So Spotlight comes to The Storey after 14 years it has a new home, and for this reason or maybe others there’s a big turn out for the first night. A fair few faces unfamiliar to me (though that proves nothing) which is good, and yet it makes me wonder where they all were those other nights at The Yorkshire House.
The Storey is still a work-in-progress, far from perfect yet. Ron struggled with the sound at times; the noise of the door as people came and went very distracting to me at the far end; and the bar wasn’t then in situ. (It is now I believe.) On the other hand, almost everyone had a seat, with a variety of options, which made viewing and listening more comfortable.
First to speak at Spotlight in The Storey was compere John Freeman, a man more sparing of his words than some hosts. John’s economy left Ron Scowcroft to make the first real impact. The first open mic reader of a new era, ‘Hope Cove’ set a high standard. A nicely balanced metaphor, well-maintained, became first elegiacal and then regenerative. An apt launch for the new venue.
Re-invention lies at the heart too of Kate Davies intriguing story of a boy who gradually be4comes less visible before re-emerging as a cowboy line-dancer in his twenties.
The open mic generally allows performers up to five minutes, but Pascal Desmond exceeded his allottance by a vast margin. Worse, after a long, rambling, fitfully funny but more frequently repetitive story about a childhood hospital stay he then launched into a cringe worthy attempt at sing-a-long. Pascal is not new to the scene; surely he knows his time limit? His meanderings have a kernel of truth, moments of humour and profundity but desperately need an editor, some structure and savage pruning to remove that first draft feel.
Following on, Bernard Alves’ poems were both better timed and better formed. His verses on a Spanish carnival demonstrated a certain craft at least. And last up on the open mic, Nate Connolly’s solo acoustic songs led up to the break. Echoes of Radiohead meets Elliott Smith in a pleasant voice show potential.
Nate’s father Arlon played the open mic last month, now he’s on the main bill. Half a dozen instrumental tunes of varying flamboyant and delicate classical guitar versatility included a couple of his own semi-improvised tunes. It has, however, been observed by others that some Spotlight attendees will sit in rapt silence through any old poetry doggerel but talk loudly over any musical act. These people demonstrated their rudeness again tonight. Arlon played well, if a little long-winded, and didn’t deserve to compete with inane chatter.
Rosie Robinson’s poetry is introspective, reaching into a dark place, albeit predictably in its punch line. An ode taking Fireplace Love as a conceit is well-constructed and even toned, before she inverts the mood with the more successful, wry, teasing ‘Handcuffs Anybody?’ Such a shame that only on the latter verse does she animate and perform rather than read awkwardly.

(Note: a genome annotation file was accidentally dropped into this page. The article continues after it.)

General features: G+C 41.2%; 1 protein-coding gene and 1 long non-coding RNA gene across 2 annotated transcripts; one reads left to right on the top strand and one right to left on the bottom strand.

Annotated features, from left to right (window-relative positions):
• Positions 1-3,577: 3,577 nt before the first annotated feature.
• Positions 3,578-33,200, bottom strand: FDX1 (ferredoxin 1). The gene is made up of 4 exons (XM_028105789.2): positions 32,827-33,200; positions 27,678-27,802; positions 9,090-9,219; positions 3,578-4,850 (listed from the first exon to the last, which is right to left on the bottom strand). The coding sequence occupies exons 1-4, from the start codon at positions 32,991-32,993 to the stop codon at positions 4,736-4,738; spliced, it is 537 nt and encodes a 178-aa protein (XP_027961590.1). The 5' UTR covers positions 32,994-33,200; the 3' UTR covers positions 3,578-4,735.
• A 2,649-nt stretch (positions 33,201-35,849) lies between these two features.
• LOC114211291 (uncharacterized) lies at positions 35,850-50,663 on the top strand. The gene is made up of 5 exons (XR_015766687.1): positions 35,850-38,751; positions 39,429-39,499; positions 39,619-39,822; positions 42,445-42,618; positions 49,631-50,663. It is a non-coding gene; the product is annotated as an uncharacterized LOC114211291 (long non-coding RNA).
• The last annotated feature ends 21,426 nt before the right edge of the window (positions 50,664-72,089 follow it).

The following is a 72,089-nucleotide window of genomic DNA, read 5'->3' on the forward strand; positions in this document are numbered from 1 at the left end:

Mark Charlesworth has no such difficulties as an experienced performer at such events. Yet it remains Rosie’s work that I remember. I made notes on Mark saying ‘bleak, sordid imagery’ and ‘expands from the personal to the global’ but that is largely it. He is working on a book of poetry, reclaiming images of ‘The North’ which is a curious concept to me. What is The North? What is to reclaim?
Chris Newton (aka ‘Mr Wyrd’) seems to have no such identity issues. His goth trappings and cute slightly camp delivery serve him well in attracting interest. However all the gothic imagery hides an absence of Gothic sensibility. There isn’t, for instance, any element of transgression in these poems unless in Chris subverting expectations by including a poem about ‘Tea’ and offering the audience a cup. The irrepressible Pascal was first up.
Henry Korz….. also took inspiration in the Gothic, Mary Shelley’s Frankenstein, This first person narrative in the creature’s voice talking about his rejection by Victor and his desire for a companion was clever. There’s a nice note of teen angst and petulance, unsubtle jokes about his ‘father’ being a ‘goth’ and more. Deliberately fusing ideas of the creature from both Mary Shelley and James Whale is frequently anachronistic and occasionally very affecting. As with almost all tonight’s performers good editing was needed to cut out repetition and digression.
This length of pieces meant it was already late, and with no interval in the main bill (as was the case in the past) people were getting restless. Blanket Apology played to half the audience Chris Newton had, many leaving en masse as they played. Their brand of sub-Dire Straits pub rock didn’t really inspire though the singer has a fine voice and some presence. The three middle-aged sleeperblokes behind her held the combined charisma of a corpse. Focussing so severely on their musicianship they appear to have forgotten enjoyment. Apparently formed to play songs by the late Dave Hockley, his clever lyrics and the singer’s voice demanded a better musical tribute.
Litfest’s space survived its first Spotlight without major concerns as a venue. The bill over-ran due to sprawling material, with the result that opener Ron Scowcroft’s taut poem ‘Hope Cove’ was by far the best individual piece of the night.